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Oct. 21, 2021

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Groups seek to clean up Water Works Park

Neighborhood associations, city join forces driving out crime, sprucing up area

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Colleen Neel of the Central Park neighborhood, back center, dumps a load of tree clippings onto a tarp, while Darrel England of Rose Village, left, watches on Jan. 17.
Colleen Neel of the Central Park neighborhood, back center, dumps a load of tree clippings onto a tarp, while Darrel England of Rose Village, left, watches on Jan. 17. The two participated in an event to clean up west Vancouver's Water Works Park. Photo Gallery

Concerns about neglect and safety at Vancouver’s Water Works Park have galvanized the city and four neighborhood associations to work together to clean up, drive out crime and organize family-friendly events at the 20-acre park.

Leaders from Central Park, Maplewood, Rose Village and Fourth Plain Village neighborhood associations have formed the Central Park Activities Committee to spearhead the action plan. Residents from Harney Heights also are participating in the effort.

The committee’s long-range vision involves a series of improvements, including adding or improving park amenities and hosting family-friendly entertainment. Committee members have set a meeting for Feb. 6 with city employees to discuss some of the committee’s proposals.

“They’re really motivated to clean up the park and make it a more family-friendly place, which is wonderful,” said Jessica Antoine, an outreach coordinator with the city’s Urban Forestry department.

Despite persistent rain, 43 volunteers participated in a Jan. 17 event the committee organized to clean up the park, which is located at Fort Vancouver Way and Fourth Plain Boulevard in the Central Park neighborhood, said Central Park resident Colleen Neel. Volunteers worked two-hour shifts picking up litter, removing plant debris and scrubbing down memorial plaques and other park features. Meanwhile, the city provided garbage bags and containers to dispose of yard debris.

“It was pouring down rain, but everyone was in a good mood,” said Heather England, a volunteer from the Rose Village neighborhood. “I think everybody cares and that was nice to see. Even a couple of homeless people in the park helped us out when everyone was working.”

Neel said she used to avoid the park because of criminal activity, aggressive panhandling and illegal camping. Since the cleanup, Neel said she has twice taken her 9-month-old golden retriever, Jack, on walks through the park.

Future clean-up events are planned, but no dates have been confirmed.

One of the committee’s priorities is to reopen the park’s restrooms, which were closed several years ago due to budget cuts. They said city officials have so far resisted the idea. But functioning restrooms are crucial to attracting families into the park, committee members said. They want to start movie nights for families to bring a picnic dinner and watch a film, as well as to host entertainers and athletic events. However, they said attracting people to recreational activities would be challenging without functioning restroom facilities.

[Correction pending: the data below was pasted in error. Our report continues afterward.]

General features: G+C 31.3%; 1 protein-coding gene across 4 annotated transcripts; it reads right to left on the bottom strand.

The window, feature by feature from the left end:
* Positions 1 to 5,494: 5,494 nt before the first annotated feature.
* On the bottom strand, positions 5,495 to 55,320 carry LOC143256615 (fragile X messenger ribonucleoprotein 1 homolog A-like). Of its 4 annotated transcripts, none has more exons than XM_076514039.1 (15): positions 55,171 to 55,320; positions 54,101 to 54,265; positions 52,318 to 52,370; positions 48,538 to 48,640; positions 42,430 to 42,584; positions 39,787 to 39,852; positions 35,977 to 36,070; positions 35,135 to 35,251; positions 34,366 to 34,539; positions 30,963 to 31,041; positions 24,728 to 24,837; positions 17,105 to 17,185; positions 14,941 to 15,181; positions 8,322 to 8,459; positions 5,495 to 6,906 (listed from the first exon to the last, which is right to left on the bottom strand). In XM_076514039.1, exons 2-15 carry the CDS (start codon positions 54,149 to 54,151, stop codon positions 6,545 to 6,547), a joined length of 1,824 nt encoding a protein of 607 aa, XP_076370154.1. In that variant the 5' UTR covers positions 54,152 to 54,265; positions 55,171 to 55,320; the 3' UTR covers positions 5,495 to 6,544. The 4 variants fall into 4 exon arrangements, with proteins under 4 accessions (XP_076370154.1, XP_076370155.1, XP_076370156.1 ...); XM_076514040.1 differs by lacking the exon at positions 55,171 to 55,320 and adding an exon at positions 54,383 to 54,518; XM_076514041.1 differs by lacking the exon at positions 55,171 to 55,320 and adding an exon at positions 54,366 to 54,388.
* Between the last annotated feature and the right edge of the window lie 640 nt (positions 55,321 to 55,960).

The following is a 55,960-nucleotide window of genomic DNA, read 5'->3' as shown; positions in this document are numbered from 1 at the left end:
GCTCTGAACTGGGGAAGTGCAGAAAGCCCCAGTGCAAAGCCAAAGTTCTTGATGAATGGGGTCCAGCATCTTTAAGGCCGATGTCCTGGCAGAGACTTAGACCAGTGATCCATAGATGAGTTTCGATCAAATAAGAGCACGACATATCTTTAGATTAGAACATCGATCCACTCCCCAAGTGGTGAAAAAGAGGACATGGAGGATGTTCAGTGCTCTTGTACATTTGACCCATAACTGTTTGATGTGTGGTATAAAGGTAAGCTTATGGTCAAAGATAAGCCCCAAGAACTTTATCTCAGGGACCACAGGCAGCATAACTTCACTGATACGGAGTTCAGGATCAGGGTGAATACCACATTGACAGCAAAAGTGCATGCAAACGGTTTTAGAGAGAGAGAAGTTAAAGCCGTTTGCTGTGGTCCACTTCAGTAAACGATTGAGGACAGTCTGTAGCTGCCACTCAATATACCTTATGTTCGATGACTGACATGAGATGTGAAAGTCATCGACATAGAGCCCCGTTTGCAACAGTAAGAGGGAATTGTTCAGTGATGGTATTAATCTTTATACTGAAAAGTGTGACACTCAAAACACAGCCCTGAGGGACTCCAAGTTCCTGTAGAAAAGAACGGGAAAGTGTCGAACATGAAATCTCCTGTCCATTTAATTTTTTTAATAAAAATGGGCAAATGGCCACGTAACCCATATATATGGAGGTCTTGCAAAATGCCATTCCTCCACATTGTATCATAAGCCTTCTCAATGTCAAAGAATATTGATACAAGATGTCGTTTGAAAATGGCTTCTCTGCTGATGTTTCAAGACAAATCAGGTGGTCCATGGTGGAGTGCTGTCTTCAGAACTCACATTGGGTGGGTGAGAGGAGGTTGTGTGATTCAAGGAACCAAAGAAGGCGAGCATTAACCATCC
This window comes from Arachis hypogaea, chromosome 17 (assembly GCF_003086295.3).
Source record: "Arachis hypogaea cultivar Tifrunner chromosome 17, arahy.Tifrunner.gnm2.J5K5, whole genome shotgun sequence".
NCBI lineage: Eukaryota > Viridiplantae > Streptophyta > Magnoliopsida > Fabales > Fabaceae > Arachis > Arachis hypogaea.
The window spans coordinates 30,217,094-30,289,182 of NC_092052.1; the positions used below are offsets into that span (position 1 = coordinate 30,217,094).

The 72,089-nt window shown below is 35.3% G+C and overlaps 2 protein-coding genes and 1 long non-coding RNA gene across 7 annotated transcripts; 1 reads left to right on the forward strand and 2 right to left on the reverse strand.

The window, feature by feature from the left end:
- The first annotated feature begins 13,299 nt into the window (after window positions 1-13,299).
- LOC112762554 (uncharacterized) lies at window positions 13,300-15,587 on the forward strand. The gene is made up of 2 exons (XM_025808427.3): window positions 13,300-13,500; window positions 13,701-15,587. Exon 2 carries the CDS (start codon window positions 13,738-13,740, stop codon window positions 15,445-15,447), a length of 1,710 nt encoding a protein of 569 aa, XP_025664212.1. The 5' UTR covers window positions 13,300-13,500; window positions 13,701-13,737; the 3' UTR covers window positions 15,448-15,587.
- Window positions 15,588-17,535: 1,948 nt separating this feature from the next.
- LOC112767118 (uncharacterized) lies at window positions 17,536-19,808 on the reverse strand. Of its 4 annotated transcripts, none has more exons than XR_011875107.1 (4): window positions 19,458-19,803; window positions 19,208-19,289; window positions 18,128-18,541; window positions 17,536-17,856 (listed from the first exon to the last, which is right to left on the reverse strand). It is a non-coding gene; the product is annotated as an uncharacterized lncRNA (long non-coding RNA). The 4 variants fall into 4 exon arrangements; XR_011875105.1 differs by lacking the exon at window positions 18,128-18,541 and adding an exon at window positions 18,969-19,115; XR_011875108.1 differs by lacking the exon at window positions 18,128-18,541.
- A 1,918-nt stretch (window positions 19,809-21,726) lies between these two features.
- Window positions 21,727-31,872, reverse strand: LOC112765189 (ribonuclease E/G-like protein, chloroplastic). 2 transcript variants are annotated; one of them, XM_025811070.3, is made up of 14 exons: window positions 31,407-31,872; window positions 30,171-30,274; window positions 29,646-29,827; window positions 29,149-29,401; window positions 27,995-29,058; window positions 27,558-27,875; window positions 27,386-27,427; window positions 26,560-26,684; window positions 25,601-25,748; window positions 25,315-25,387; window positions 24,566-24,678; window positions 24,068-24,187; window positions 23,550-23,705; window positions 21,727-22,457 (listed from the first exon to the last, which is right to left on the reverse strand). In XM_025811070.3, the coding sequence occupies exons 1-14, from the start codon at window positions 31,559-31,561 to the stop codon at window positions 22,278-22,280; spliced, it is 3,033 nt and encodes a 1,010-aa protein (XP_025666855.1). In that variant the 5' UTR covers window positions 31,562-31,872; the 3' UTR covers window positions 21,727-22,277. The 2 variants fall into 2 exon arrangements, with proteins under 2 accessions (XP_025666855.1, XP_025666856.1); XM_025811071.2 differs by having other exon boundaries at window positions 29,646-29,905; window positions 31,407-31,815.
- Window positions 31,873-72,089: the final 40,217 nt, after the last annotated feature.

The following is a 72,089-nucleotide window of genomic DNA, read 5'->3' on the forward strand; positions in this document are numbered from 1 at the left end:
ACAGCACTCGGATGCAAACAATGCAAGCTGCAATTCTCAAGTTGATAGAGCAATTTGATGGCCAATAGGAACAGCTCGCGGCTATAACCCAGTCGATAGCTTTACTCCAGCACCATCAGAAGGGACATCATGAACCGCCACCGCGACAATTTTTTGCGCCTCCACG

England said she, her husband, Darrel England, and their four children like to ride bikes on the park’s trails, but the activity is often cut short when someone has to go to the bathroom.

“Most of the time, we either call it a day or try to get into the McDonald’s,” she said.

The committee also is seeking sponsorships to install park benches and host events.

“We are expecting to have to raise funds to get the restrooms working again,” Neel said. “We’re just waiting on the city to give us a number (on the cost).”

Neel said she hopes the committee’s efforts will complement upcoming improvements by the city to the park’s water station, which includes replacing a reservoir and adding security lighting along pathways.

The 20-acre park’s main function is to provide about one-fourth of the city’s potable water.

The neighborhood push to revitalize the park intensified in August when Larry Good, owner of Southwest Washington Surplus, hosted a community meeting to bring together city leaders, law enforcement and community members to address problems in the park after the 13-year-old son of one of his customers was assaulted inside the park. The boy had to be taken to a hospital emergency room with a concussion, broken teeth and lacerations.

In addition to violence, the park is the site of aggressive panhandling, illegal camping, tagging, vandalism and drug dealing.

Vancouver police said insufficient lighting and the park’s thick woods and brush help hide illegal activity and increase the difficulty of patrolling the park and catching suspects.

The meeting was the impetus for another meeting in December when the committee was formed.

“If we start taking care of (the park), everybody will fall in line,” Heather England said. “Everyone will have more respect for it. That’s what I’m hoping.”

For details about volunteering for the Central Park Activities Committee or sponsorships, write to colleenneel@gmail.com.

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